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I want to write a parallel map function in Haskell that's as efficient as possible. My initial attempt, which seems to be currently best, is to simply write,

pmap :: (a -> b) -> [a] -> [b]
pmap f = runEval . parList rseq . map f

I'm not seeing perfect CPU division, however. If this is possibly related to the number of sparks, could I write a pmap that divides the list into # of cpus segments, so there are minimal sparks created? I tried the following, but the peformance (and number of sparks) is much worse,

pmap :: (a -> b) -> [a] -> [b]
pmap f xs = concat $ runEval $ parList rseq $ map (map f) (chunk xs) where
    -- the (len / 4) argument represents the size of the sublists
    chunk xs = chunk' ((length xs) `div` 4) xs
    chunk' n xs | length xs <= n = [xs]
                | otherwise = take n xs : chunk (drop n xs)

The worse performance may be correlated with the higher memory use. The original pmap does scale somewhat on 24-core systems, so it's not that I don't have enough data. (The number of CPU's on my desktop is 4, so I just hardcoded that).

Edit 1

Some performance data using +RTS -H512m -N -sstderr -RTS is here:

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Tuning parMap to spark once for each core isn't a sure way to go - each element might take a different amount of work to compute. For example, in the trivial fib implementation, the work increases significantly for each successive element, so placing the last n elements in the same spark will result in very little parallelism. –  Thomas M. DuBuisson May 11 '11 at 20:24
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1 Answer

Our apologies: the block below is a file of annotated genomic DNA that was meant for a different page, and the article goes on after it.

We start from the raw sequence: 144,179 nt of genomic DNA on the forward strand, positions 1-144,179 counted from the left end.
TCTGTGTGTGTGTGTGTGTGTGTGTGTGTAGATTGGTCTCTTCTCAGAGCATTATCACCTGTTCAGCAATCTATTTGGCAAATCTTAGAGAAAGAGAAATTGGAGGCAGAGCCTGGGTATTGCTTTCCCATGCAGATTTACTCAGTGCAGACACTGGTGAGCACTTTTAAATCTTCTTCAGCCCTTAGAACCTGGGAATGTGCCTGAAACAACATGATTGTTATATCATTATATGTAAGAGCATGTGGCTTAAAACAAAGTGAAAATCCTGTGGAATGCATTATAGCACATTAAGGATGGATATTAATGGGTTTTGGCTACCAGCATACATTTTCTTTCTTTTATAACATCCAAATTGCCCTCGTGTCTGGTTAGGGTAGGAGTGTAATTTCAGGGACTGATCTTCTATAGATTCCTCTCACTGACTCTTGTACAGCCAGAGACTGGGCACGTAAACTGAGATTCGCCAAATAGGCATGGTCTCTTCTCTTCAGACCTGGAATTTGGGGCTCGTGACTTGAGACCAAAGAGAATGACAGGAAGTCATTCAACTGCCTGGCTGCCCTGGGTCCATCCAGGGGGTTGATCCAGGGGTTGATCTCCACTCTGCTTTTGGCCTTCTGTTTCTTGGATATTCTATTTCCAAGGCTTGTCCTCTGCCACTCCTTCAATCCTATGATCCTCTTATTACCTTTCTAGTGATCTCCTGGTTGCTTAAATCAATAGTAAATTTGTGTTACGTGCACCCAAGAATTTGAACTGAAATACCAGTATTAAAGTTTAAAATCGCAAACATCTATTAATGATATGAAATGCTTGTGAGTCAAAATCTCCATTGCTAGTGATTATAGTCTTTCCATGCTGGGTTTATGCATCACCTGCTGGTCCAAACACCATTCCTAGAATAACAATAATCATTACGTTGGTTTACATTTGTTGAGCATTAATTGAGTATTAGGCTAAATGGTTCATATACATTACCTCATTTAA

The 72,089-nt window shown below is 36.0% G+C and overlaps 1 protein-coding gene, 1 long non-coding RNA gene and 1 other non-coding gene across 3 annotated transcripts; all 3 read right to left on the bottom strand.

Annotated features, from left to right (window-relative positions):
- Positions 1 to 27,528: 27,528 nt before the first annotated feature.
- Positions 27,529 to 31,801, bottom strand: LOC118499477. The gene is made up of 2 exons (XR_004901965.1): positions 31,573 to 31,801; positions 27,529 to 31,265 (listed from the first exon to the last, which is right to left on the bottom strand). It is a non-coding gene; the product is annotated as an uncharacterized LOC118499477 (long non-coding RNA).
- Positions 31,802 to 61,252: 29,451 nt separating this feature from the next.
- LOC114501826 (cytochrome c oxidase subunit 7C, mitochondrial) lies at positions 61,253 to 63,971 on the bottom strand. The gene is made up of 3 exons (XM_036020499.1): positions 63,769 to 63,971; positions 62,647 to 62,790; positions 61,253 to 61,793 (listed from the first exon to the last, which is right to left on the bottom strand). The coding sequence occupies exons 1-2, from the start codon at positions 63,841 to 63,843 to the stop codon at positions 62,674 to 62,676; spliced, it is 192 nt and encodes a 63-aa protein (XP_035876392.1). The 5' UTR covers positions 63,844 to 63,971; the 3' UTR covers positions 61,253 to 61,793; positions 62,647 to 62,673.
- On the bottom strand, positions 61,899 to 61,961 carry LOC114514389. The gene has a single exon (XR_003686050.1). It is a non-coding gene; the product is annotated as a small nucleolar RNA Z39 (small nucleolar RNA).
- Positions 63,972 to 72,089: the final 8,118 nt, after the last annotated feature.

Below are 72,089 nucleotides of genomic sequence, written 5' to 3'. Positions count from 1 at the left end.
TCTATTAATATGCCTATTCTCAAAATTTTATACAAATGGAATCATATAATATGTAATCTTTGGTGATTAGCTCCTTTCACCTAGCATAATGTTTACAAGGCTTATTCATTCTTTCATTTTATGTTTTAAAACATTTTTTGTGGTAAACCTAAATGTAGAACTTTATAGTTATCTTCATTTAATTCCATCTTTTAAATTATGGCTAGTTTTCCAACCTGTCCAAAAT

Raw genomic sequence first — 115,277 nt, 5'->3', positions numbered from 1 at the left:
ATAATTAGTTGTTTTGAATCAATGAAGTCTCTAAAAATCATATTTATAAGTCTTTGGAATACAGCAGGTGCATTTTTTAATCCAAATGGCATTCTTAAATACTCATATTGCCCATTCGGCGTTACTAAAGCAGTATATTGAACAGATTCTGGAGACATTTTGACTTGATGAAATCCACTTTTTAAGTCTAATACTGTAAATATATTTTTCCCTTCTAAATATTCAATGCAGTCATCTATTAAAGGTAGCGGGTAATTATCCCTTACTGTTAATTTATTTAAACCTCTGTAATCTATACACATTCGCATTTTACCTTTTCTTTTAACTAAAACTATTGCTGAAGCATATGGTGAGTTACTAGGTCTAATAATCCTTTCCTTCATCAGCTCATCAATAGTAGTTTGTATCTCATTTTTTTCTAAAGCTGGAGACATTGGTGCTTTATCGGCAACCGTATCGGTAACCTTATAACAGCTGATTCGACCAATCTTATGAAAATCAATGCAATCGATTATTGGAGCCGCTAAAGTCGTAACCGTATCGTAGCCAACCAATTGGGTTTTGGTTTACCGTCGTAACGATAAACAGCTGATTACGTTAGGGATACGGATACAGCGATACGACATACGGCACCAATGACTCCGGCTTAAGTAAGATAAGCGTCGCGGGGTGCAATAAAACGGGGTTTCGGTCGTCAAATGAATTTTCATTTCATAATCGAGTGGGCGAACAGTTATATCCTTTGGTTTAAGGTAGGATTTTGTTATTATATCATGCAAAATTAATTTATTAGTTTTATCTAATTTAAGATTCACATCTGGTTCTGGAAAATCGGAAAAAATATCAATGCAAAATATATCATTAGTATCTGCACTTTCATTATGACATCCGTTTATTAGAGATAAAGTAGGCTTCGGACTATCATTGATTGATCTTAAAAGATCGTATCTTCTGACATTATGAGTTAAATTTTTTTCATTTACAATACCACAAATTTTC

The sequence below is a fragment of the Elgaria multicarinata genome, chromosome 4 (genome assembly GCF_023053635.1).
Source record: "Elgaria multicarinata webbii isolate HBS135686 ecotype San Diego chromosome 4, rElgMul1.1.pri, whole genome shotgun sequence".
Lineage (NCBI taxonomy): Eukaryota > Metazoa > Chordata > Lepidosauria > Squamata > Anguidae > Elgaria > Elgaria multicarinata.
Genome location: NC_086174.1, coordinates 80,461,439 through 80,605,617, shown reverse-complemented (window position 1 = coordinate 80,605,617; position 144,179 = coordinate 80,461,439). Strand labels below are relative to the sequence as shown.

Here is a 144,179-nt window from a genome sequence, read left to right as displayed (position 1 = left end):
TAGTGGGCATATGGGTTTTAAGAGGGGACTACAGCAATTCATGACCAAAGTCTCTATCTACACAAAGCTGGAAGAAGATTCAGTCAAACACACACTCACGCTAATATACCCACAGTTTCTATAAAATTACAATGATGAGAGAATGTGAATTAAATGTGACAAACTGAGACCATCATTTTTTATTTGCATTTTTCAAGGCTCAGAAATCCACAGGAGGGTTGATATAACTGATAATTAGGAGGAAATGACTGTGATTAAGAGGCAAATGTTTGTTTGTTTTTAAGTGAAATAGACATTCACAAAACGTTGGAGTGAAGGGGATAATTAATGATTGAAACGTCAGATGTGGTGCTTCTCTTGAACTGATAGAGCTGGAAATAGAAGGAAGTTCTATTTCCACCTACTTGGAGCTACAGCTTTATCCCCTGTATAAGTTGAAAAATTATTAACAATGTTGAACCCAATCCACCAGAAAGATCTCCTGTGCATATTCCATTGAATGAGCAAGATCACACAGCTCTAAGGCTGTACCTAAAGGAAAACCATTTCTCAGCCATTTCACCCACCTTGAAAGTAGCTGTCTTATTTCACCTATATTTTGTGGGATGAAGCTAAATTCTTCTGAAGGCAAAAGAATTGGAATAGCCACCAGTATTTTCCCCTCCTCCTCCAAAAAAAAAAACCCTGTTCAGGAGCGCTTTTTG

up vote 8 down vote accepted

The parallel package defines a number of parallel map strategies for you:

parMap :: Strategy b -> (a -> b) -> [a] -> [b]

A combination of parList and map, and specific support for chunking the list:

parListChunk :: Int -> Strategy a -> Strategy [a]

Divides a list into chunks, and applies the strategy evalList strat to each chunk in parallel.

You should be able to use a combination of these to get any sparking behavior you desire. Or, for even more control, the Par monad package, for controlling the amount of threads created (purely).

References: The haddock docs for the parallel package

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Great, that gives some control over the number of sparks. Sorry I missed it on hackage ... at least it's on stackoverflow now. Unfortunately, performance isn't much better, but likely my fault.Oddly, -g1 for parallel garbage collection brings the garbage collection stat way down, but runtime doesn't change... –  gatoatigrado May 11 '11 at 20:51
@gatoatigrado: try using with -qa and -qg. These two options sometimes help gc performance of parallel programs. Sometimes they're worse though, so be sure to test them. –  John L May 11 '11 at 21:16
in case anyone visits this question, the answer at this sister question might be useful (in particular, the rdeepseq), stackoverflow.com/questions/5606165/parallel-map-in-haskell –  gatoatigrado Jun 10 '11 at 6:21
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